Eloqua Blog: Progressive Profiling and Cookie Opt-out
As more and more privacy laws creep in around the world you may be facing yourself with the dilemma of having to allow contacts to opt out of your Eloqua cookie getting dropped so you can track their website activity. I was asked an interesting question the other day… What happens with progressive profiling when you allow contacts to opt-out of having a cookie dropped on form submission. I did not have a ready answer so away I went to find out and here is what will happen.
What is Eloqua Progressive Profiling?
Eloqua progressive profiling is used to gather incremental data on a contact as they submit different forms.
- Shorter forms mean more conversions
- More conversions means more leads
- You can progressively profile as many fields as you want over time
Eloqua progressive profiling options
You have three main options when it comes to Eloqua progressive profiling:
The Eloqua form module allows you to build in progressive profiling which you can simply just add it straight into your Eloqua landing pages. You have the option for having some always on fields such as email address, first name, company, etc. You can then add in as many fields as you want, then set the number or group of fields that you want to have displayed when a user goes to an Eloqua landing page.
The technical skill required is none, you simply pick and choose your options and then drag the form on to your landing page.
With this you can only use default fonts, Eloqua form validation, font size, etc – Yes I know you can customize style sheets but you are still somewhat restricted.
As quick as drag and drop straight onto your page.
Dynamic content uses the stage method of displaying fields. You can group fields into say, stage 1, 2, 3 and 4. Stage 1 is more company details, stage 2 is more job description details, etc. When the contact hit the Eloqua landing page you set a dynamic content rule to display progressively, the correct stage of questions until you have data against each contact field in that stage. Next time they hit an Eloqua landing page they will get the next stage.
You need to know how to use the dynamic content module. Next you will build you form out in Eloqua form builder you will then use the field names to drop into the form fields in the code.
The cool thing about this is provided you always use the same form names for each form you build you only need to build the dynamic content block once because it can be reused over and over again.
Loads, it is raw HTML so you can do whatever you want with it, it is a bit harder though than the form module way of customization.
It is fast however testing time takes some more time because you need to test each dynamic content block.
A web data lookup is a call back to the Eloqua database when a known visitor hits a page – this can also be on your website, not just Eloqua landing pages. You will then get a script once you have set the fields from the form you wish to lookup. The script fires and pulls the known values back to the web page. From here another script would be created to decide what you wanted to do with it.
A fair bit, more than the average Eloqua user plus a web developer.
You can do anything you want with it – plus it is not just on Eloqua landing pages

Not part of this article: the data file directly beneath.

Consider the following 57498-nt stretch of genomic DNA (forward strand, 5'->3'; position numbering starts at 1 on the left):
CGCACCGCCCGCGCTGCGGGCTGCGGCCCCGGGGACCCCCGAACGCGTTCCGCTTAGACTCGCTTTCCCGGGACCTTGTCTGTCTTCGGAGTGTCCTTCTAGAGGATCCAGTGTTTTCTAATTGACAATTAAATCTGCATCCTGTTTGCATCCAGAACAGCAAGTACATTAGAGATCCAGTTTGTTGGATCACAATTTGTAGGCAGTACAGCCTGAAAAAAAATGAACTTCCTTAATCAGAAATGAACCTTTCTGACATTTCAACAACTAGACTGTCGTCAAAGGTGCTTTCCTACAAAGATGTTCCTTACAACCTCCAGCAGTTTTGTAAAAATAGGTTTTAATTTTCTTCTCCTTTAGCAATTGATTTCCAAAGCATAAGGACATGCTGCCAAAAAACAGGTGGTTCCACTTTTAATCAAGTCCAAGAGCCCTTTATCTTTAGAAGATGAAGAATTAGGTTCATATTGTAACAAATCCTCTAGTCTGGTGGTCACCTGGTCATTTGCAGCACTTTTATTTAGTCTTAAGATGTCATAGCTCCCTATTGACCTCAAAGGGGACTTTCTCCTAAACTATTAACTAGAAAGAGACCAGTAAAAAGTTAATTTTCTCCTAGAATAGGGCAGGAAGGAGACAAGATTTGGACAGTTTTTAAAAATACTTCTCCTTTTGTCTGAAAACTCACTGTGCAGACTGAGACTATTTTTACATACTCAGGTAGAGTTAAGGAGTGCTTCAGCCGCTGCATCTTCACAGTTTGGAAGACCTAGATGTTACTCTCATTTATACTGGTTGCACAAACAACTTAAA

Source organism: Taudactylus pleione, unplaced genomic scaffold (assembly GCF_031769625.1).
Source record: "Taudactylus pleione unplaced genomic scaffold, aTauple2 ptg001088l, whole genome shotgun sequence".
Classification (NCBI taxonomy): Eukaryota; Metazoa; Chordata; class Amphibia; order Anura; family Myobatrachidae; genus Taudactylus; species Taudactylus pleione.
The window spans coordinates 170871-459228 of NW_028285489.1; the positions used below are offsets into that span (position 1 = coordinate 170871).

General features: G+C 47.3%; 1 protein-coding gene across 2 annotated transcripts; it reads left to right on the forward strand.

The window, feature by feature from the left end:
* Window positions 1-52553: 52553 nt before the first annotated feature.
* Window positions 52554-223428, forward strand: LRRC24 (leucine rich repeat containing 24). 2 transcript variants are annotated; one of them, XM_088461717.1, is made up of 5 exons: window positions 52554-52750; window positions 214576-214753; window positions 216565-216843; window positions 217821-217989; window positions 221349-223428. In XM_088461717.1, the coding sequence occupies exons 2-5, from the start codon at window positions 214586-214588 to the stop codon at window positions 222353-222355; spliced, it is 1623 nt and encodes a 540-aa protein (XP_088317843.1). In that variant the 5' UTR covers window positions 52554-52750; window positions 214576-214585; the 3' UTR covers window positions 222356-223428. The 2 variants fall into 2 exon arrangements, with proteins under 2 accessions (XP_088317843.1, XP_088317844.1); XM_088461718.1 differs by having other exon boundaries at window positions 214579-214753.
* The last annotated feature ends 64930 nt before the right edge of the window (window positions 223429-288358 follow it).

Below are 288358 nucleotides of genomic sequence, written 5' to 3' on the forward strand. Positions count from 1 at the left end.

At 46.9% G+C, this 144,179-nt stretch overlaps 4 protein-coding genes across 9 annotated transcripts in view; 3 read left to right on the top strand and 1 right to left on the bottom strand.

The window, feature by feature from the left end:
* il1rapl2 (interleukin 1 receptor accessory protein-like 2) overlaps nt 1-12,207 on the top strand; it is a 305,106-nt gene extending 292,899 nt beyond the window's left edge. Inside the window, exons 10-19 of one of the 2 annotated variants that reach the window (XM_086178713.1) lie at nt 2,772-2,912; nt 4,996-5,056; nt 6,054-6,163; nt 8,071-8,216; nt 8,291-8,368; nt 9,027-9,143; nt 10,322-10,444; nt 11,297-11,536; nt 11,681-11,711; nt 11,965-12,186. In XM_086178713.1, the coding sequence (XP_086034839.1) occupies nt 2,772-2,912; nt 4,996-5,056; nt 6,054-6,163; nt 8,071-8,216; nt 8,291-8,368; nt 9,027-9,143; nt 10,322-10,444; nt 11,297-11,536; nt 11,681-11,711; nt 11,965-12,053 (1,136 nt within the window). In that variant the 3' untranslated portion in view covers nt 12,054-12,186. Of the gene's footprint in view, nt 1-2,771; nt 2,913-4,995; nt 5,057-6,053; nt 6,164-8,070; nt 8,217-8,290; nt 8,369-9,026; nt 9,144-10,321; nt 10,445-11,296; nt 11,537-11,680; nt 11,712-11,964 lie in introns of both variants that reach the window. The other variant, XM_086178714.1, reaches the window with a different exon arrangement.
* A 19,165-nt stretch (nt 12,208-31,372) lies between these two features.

Sloooow, you will probably have to also get this all scheduled in with your web team and it will be prioritized.
Setting up Eloqua progressive profiling
Step 1 – Go to the forms module in Eloqua
Step 2 – Add your mandatory fields to the form canvas
Step 3 – Click and drag Progressive Profile on the form canvas
Step 4 – Set you desired fields for progressive profiling onto the form canvas
Option 1: List
The list option will display the number of fields you have decided will show on the form
For the fields within the blue box, the user can choose:
- How many fields, in addition to the mandatory fields to display every time the form appears
- By default, Eloqua will show the fields in the order they appear on the form
- The system can randomize the order of the fields
- The fields that are already filled in Eloqua will not be shown
Once all the fields are filled in, the customer will only see the fields that are not part of the progressive profiling.
Option 2: Stages
Stage group form fields together provided data is held on each field in each set:
- The user can define which fields are shown with each stage.
- The customer will only see the fields in each stage if they are not filled in the system.
- Once all the fields of the first stage are filled, Eloqua will show the empty fields of the next stage.
- Once all the fields are filled in, the customer will only see the fields that are not part of the progressive profiling.
What about cookies?
What happens with Eloqua progressive profiling when a user doesn’t accept cookies?
If a user has disabled cookies then email is the only medium that progressive profiling will work on provided they are being sent to an Eloqua landing page.
- Banner ads
- Social posts
- 3rd Party email sends
- Website referrals
- Search Ads
Will only show your first set of questions.
You randomize the fields on the form, that way over time you eventually gather all the information you need on them.
Pros – Would work over time
Cons – Question repetition, illogical questions leading to poor user experience
Tier your content, ask more intimate questions on content based in propensity to purchase.
Pros – Good user experience, you get the data you need when they want to give it you
Cons – You may never get answers to everything if they only use certain tiers of content, forms may be longer
Ask enough details so that a sales lead can be sent to sales and they can contact them and add 2 progressive fields.
Pros – You will get full data for all those with cookies enabled
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